Jon Pharris (50:43): In industrial, it's generally too early. Because most groups, a lot of companies made their April payment and we're not even at May 1st yet, we're one day away. We expect there to be higher delinquencies, just like everybody else does, in May and in June visa vie April rents. That being said, it's just too soon. And then with the CARES Act legislation and essentially the six month kick the can down the road on the banking side where they don't have to report any kind of delinquencies, I think that's just going to push out any kind of default until the end of this year or first quarter of 2021. So I think that we're just in this, a little bit of this waiting game.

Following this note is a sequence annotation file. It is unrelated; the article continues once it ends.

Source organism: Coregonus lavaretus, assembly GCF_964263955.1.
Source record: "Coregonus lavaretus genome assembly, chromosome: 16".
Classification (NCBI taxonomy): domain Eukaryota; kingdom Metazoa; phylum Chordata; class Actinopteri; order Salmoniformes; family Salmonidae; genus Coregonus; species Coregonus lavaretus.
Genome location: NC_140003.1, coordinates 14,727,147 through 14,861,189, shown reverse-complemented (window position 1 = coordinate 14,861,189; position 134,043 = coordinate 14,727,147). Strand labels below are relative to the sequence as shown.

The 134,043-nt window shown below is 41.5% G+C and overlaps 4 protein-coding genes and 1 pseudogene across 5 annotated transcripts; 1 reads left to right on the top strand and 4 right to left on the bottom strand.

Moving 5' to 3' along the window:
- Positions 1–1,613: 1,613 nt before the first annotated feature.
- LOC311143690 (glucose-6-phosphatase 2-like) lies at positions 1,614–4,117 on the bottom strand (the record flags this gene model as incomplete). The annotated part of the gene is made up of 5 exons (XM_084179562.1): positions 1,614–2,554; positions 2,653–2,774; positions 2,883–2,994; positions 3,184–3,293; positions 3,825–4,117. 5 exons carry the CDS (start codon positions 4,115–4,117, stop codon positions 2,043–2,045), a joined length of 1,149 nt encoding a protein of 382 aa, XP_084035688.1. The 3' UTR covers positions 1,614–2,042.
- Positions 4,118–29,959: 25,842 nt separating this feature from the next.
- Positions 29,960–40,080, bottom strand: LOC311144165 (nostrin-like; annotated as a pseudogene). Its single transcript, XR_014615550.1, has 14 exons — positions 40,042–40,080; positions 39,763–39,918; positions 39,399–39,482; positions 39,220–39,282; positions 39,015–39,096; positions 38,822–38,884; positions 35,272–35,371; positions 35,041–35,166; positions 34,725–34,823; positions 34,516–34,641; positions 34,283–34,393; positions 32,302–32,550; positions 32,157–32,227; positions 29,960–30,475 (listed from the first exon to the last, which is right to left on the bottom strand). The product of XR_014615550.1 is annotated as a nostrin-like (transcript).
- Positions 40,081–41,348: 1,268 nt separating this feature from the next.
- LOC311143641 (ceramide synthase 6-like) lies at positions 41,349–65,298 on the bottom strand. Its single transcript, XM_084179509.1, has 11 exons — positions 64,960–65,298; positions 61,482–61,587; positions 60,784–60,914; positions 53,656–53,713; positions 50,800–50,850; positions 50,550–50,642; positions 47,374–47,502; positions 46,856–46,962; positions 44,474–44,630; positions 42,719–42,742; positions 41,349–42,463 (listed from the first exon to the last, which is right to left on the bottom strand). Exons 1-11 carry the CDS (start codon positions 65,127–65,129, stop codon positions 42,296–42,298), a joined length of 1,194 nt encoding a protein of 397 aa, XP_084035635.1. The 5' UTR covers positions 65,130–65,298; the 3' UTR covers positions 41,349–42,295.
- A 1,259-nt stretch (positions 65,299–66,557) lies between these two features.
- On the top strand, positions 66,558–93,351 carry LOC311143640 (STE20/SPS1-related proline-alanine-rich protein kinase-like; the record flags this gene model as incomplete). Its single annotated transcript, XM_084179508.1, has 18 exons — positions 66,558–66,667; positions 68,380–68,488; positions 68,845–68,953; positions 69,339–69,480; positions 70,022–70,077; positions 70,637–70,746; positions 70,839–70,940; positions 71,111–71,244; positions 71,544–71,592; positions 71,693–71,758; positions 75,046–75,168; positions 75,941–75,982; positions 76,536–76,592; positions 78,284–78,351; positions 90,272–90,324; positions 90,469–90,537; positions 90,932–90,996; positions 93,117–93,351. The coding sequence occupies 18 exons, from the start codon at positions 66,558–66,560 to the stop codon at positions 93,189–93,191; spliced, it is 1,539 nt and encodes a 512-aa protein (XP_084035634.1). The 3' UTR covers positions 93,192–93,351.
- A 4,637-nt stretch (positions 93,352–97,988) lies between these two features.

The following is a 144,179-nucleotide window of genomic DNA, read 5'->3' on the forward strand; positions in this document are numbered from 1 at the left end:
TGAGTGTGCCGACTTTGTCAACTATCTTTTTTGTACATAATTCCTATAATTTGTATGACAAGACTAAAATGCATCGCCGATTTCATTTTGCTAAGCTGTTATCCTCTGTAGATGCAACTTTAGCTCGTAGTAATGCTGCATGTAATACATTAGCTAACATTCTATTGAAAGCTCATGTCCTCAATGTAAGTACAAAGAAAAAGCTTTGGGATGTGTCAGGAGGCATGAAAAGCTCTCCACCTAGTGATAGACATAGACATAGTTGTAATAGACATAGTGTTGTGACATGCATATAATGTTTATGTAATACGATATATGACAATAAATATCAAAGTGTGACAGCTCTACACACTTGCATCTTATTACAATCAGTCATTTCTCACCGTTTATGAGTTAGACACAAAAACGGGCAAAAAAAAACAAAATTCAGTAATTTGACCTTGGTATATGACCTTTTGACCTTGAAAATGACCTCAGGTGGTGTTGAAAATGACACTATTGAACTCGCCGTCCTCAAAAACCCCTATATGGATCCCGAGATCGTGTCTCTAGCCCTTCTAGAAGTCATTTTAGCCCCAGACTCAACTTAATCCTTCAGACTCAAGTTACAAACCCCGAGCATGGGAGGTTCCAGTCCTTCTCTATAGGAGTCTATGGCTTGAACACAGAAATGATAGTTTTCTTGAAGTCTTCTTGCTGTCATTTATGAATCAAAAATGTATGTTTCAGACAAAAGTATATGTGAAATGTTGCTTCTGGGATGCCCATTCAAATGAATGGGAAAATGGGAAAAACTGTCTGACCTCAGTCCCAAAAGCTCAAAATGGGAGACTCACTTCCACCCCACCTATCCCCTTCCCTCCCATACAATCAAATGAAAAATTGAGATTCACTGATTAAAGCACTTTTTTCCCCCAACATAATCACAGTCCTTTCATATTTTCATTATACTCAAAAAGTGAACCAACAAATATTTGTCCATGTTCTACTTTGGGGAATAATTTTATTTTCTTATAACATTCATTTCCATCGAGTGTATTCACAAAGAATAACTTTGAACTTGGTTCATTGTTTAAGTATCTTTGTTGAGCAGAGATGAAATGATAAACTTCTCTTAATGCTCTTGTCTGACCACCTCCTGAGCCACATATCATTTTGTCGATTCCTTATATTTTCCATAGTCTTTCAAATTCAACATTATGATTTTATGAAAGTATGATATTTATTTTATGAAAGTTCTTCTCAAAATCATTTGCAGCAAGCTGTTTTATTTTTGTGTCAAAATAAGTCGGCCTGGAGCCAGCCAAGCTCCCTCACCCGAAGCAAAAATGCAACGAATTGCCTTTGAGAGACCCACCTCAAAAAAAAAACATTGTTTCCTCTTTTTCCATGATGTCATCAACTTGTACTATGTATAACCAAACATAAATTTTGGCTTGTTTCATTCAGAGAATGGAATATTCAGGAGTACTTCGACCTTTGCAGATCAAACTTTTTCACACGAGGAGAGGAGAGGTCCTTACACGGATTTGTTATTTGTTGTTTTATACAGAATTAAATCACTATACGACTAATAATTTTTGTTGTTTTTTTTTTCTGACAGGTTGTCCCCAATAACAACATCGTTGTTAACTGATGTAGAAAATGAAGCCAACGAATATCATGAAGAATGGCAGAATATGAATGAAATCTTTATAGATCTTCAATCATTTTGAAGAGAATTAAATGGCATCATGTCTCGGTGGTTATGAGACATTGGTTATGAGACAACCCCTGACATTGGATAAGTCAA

Chris Rising (51:31): Well, thanks Jon, I really enjoyed that conversation and appreciate you educating us on where we are today in industrial and where we are going forward. For those that want to follow CapRock, you can find them on LinkedIn and they also have an Instagram account. For those who are interested, I'd really love to have you subscribe to the podcast. You can find it on Apple iTunes, or any of the other podcasting platforms. Don't forget to subscribe and people follow me on Twitter @ChrisRising, or go to my blog, ChrisRising.com. Thank you so much.